Mulberry Maisie Collection: exclusively at Dover Street Market

When it comes to cutting edge cool, nowhere does quite like Dover Street Market. So when I first heard the news that Mulberry would be releasing their latest collection exclusively at the original DSM in London and their newly launched Tokyo outpost, I was slightly confused. While my love for Mulberry borders on unhealthy, it’s a little hard to imaging the Somerset-based British brand sitting all that comfortably alongside conceptual Comme des Garcons creations.

Mulberry Maisie Clipper

Well, after one glance at the Maisie collection I was forced to eat my words as the ingenious Emma Hill has somehow managed to create an array of handbags that hint at their heritage, by way of ‘shadow’ effect postman’s locks and buckles while moving in an altogether more avant guard direction thanks to their uncharacteristically low-key detailing. Between the minimalist styling and trompe l’oil front panels made using heat-molded technology, I’d hazard a guess these babies weren’t made in Somerset.

Love Ella. X

Posted on by Ella Catliff in Fashion Leave a comment

Behind-the-Scenes: Goat SS13 Lookbook Shoot

In the decade since fashion designer Jane Lewis launched Goat, the brand has gathered a reputation for being the ultimate in low key luxe. In fact, it was the gap in her own wardrobe for understatedly luxurious pieces that spurred Jane to launch her first 8 piece capsule collection back in 2001. Evidently, there were a lot of other women hankering after understated elegance too as Goat’s unique brand of effortless, everyday chic was an instant hit back then and ten years later, the label’s still going strong.

I’m ashamed to admite that while I was always aware of Goat – with famous fans including Gywneth Paltrow, Kirsten Dunst and Sienna Miller it would be hard not to be – I never really knew much about the label or, more importantly, quite how up my street Jane’s designs were. Well, all that changed when I was offered the chance to go behind-the-scenes on Goat’s SS13 lookbook shoot last month.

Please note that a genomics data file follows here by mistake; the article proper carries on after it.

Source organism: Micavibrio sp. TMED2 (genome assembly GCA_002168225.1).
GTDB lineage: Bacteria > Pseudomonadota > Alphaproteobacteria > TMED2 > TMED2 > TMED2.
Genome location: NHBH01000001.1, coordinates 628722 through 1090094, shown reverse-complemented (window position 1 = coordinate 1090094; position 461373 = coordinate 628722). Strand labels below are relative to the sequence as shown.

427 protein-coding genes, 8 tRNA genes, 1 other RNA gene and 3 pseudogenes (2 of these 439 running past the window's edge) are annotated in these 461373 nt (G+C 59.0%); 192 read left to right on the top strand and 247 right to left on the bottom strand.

Goat Fashion SS13 Lookbook Shoot

Goat Fashion SS13 Lookbook shoot

Goat Fashion SS13 Lookbook shoot

Goat Fashion SS13 Lookbook shootGoat Fashion SS13 Lookbook shoot

Goat Fashion SS13 Lookbook shoot

Goat Fashion SS13 Lookbook shoot

Remember the oh-so-brief heat wave we had a few weeks back? It was on that 28 degree afternoon that I made the trek from Hammersmith to Hackney where virtually every studio in London is rather inconveniently (for me) located. Due to the fact I was off to interview Laura Bailey at Radley’s Westfield Stratford pop-up store launch that evening, I was rocking my cocktail finest. The 6 inch platforms, lemon yellow blouse combi attracted a fair few stares at Hackney Central station in the early afternoon but if I was going to be within close proximity to a supermodel I’d be damned if I did it wearing trainers! I arrived at the studio as everyone was breaking for lunch which gave me the chance to have a good rifle through the clothes rail. Seeing next season’s collections at press days is one thing but getting up close and personal with the season after next’s sartorial fare is even more exciting… Especially when the garments on show are quite as delectable as Goat’s SS13 offerings. I’m not sure how much I’m actually allowed to divulge about the collection itself so you’ll just have to trust my judgement that it’s pretty amazing. Think lightweight pastel knits, waffle-weave shift dresses and one particularly fab pair of blue and white, patterned capri pants. I could have quite happily carried on manhandling the clothes all day but before I knew it the team had finished their M&S feast, the models were back in hair and make-up and it was time for me to get snapping. I think it’s safe to say that by the end of the afternoon, Goat had gained another, albeit rather less famous fan.

Love Ella. X

Ps) Goat is, of course, stocked at my favourite London fashion emporium, Matches. Click here to buy or at least ogle the current collection.

Posted on by Ella Catliff in Fashion 1 Comment

La Petite Weekly Wish List, July 14th

wish list

1) Whistles Border Stripe Jumpsuit, reduced from £265 to £130, click here to buy
2) Carven Cotton and Linen Jacket, reduced from £469 to £234, click here to buy
3) Proenza Schouler Neoprene Finished Leather & Wood Sandals, reduced from £915 to £366, click here to buy